The George Massey Replacement Project online consultation form asks, among other questions: how do you feel about tolling as a funding source? A relevant question, given the new bridge can’t be funded just through existing sources.
But the question of tolling shouldn’t only be considered in terms of the George Massey Bridge. To toll or not to toll is part of a much thornier conundrum we’ve been trying to solve for at least the last decade and a half – where do we find more funding for all of the region’s roads, bridges and public transit capital and operating budgets? The George Massey Tunnel and the Pattullo Bridge, another unresolved funding puzzle, are not the only aging and inadequate crossings in Metro Vancouver.
The BC Trucking Association (BCTA) is proposing a way to solve the problem, based on the premise that most people recognize adequate road infrastructure and reliable and economical public transit benefits us all.
First, let’s agree on a common set of priorities for our current and projected road system and public transit needs, set minimum throughput standards for traffic or passenger volumes on high-priority road and transit corridors, and establish actions for when those standards aren’t met. These priorities, defined in a regional Transportation Plan, should dovetail with land-use planning, which means accounting for areas, businesses or activities that generate the need to move freight or people and ensuring reliable transportation connections among them. Transportation and land-use planning should mutually support an economic strategy to create and maintain jobs in the region.
Second, let’s figure out how to make the most productive use of the existing road and public transit network. For roads, this could mean things like prohibiting on-street parking on truck routes to allow for free-flow conditions and establishing a region-wide protocol for managing traffic incidents to reduce congestion. Making the most of what already exists is a necessity and an obligation.
Third, let’s establish an appropriate annual budget for operations and maintenance of major road infrastructure in Metro Vancouver to support our Transportation Plan. At the same time, let’s undertake an accounting of regional road user taxes and fees, such as fuel and parking taxes, vehicle registration fees, and TransLink’s portion of property taxes, among others. Both revenues and expenditures should be validated and reported publicly each year.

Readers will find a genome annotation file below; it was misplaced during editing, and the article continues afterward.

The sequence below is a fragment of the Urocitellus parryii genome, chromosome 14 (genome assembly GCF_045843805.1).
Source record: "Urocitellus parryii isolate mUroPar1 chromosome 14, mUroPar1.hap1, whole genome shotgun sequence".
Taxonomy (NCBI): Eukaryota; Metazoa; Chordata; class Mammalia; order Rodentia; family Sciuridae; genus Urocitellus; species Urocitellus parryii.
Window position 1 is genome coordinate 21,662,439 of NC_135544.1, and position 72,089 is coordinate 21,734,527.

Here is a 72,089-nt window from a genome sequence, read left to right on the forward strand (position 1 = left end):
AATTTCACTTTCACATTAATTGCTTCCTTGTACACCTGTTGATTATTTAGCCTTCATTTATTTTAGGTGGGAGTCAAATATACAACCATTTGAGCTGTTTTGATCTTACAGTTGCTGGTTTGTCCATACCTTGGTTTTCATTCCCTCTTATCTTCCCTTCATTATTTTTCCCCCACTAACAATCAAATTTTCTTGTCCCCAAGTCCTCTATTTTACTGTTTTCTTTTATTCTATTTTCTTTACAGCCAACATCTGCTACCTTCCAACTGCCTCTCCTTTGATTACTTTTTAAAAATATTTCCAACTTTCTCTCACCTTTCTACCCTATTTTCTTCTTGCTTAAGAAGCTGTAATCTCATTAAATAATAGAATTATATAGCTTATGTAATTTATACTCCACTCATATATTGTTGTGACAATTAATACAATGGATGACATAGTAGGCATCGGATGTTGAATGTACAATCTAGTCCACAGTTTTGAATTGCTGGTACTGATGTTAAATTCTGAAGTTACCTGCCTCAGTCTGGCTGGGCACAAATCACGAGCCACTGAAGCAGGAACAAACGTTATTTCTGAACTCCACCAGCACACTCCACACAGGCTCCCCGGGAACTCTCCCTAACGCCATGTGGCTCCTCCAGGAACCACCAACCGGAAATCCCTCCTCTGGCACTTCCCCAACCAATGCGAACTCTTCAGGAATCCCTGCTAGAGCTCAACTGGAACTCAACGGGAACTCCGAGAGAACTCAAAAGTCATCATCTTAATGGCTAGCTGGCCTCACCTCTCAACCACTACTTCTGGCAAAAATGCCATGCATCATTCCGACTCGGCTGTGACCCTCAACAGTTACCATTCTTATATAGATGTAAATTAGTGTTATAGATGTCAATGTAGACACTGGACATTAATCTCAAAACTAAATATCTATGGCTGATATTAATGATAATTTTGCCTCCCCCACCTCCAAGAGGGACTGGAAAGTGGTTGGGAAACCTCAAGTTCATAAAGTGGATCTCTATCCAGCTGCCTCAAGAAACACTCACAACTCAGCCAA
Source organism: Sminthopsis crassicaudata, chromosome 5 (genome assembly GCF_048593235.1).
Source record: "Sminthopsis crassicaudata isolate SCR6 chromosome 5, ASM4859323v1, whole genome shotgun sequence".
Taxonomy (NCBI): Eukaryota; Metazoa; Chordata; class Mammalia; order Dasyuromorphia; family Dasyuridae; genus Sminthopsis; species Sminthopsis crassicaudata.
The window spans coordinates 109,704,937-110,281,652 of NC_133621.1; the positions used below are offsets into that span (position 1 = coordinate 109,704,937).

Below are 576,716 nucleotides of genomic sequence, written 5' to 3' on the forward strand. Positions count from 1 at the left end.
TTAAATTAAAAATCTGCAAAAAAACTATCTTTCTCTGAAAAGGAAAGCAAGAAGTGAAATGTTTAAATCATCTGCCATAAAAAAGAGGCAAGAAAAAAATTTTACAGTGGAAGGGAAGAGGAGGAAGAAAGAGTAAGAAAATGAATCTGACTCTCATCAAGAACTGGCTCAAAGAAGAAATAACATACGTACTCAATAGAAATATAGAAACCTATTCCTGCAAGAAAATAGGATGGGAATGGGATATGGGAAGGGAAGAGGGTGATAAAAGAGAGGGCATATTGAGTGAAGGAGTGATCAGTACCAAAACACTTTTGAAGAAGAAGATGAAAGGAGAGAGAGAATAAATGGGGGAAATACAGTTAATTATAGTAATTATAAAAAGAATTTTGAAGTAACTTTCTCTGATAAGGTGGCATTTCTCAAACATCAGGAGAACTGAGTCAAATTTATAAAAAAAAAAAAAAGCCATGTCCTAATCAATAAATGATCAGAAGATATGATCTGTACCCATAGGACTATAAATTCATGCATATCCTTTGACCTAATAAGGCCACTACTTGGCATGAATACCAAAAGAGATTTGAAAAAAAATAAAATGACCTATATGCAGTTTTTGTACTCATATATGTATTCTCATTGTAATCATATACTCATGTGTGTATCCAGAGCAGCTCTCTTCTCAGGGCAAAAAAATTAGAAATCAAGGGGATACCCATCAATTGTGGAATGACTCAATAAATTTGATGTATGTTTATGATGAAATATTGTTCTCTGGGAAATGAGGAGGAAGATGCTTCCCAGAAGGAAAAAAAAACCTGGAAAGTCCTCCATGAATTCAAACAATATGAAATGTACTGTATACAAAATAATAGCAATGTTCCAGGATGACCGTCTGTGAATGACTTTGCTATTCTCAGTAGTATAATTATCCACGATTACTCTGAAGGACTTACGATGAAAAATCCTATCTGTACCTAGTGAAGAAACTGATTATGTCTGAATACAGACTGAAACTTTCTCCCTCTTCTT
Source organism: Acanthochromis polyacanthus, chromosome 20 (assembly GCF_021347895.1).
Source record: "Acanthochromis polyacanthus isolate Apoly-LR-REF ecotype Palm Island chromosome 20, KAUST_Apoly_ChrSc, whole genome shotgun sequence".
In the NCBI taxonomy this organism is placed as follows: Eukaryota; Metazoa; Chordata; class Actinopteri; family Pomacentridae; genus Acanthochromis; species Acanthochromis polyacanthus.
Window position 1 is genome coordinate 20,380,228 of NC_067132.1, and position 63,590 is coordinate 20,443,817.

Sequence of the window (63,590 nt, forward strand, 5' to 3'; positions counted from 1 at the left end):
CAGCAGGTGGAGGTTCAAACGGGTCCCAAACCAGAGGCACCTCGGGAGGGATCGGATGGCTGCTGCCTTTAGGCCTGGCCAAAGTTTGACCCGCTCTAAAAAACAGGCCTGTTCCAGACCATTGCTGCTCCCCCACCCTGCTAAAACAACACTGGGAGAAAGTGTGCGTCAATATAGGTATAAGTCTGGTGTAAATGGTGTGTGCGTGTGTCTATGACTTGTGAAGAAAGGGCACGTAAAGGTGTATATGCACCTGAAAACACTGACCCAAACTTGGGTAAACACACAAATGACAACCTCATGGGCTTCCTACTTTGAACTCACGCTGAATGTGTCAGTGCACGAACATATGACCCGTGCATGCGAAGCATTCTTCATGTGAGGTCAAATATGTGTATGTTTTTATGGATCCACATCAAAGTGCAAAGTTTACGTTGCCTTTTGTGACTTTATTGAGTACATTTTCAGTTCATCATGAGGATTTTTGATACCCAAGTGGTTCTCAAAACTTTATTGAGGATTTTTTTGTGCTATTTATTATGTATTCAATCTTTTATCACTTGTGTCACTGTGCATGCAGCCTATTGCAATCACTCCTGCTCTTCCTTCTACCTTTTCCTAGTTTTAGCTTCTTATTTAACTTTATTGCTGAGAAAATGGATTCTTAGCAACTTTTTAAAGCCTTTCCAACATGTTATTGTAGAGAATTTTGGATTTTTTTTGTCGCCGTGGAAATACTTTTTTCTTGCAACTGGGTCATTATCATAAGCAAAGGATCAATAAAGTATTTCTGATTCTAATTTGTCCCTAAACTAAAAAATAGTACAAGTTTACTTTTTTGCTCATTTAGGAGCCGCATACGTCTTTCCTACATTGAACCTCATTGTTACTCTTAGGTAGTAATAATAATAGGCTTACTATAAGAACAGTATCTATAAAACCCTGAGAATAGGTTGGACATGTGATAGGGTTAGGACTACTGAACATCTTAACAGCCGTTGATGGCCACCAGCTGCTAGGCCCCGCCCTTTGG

Fourth, with the Transportation Plan budget in hand, let’s integrate the revenue from the various road user sources and dedicate it to maintaining and upgrading critical road infrastructure and public transit when there is an appreciable benefit to users. In addition, the system should incorporate “mobility pricing” – which encourages drivers to optimize trips by, for example, taking the most direct route from A to B, travelling during off-peak hours, or carpooling – but without punishing those road users who have no choice but to use the road system.
What is raised through mobility pricing may allow us to reduce some of the less direct taxes being collected to support our transportation system. Importantly, everyone who benefits from our transportation infrastructure should pay their fair share, including road users, transit users, residents, visitors to the region, local businesses, and businesses outside the region that rely on our transportation network.
Lastly, no urban transportation system is complete without a convenient, accessible and safe public transit system, delivered and managed in a financially sustainable manner.
We know that setting up a mobility pricing system in the short term is virtually impossible. Which brings us back to tolls – as an interim measure, BCTA advocates tolling all crossings. We need to discourage major traffic shifts inspired by avoiding tolls and instead equalize the financial burden to pay for large projects like the George Massey Tunnel and the Pattullo Bridge, when that comes. As a bonus, encouraging drivers to take the most direct route will also result in commensurate reductions in emissions and crash risk.
We need to take action soon. Simply avoiding dealing with the situation at hand is no longer an option.
BCTA, a member-based, non-profit, non-partisan advocacy organization, is the recognised voice of the provincial motor carrier industry, representing over 1,200 truck and motor coach fleets and over 250 suppliers to the industry. BCTA members operate over 13,000 vehicles, employ 26,000 people, and generate over $2 billion in revenue annually in the province.
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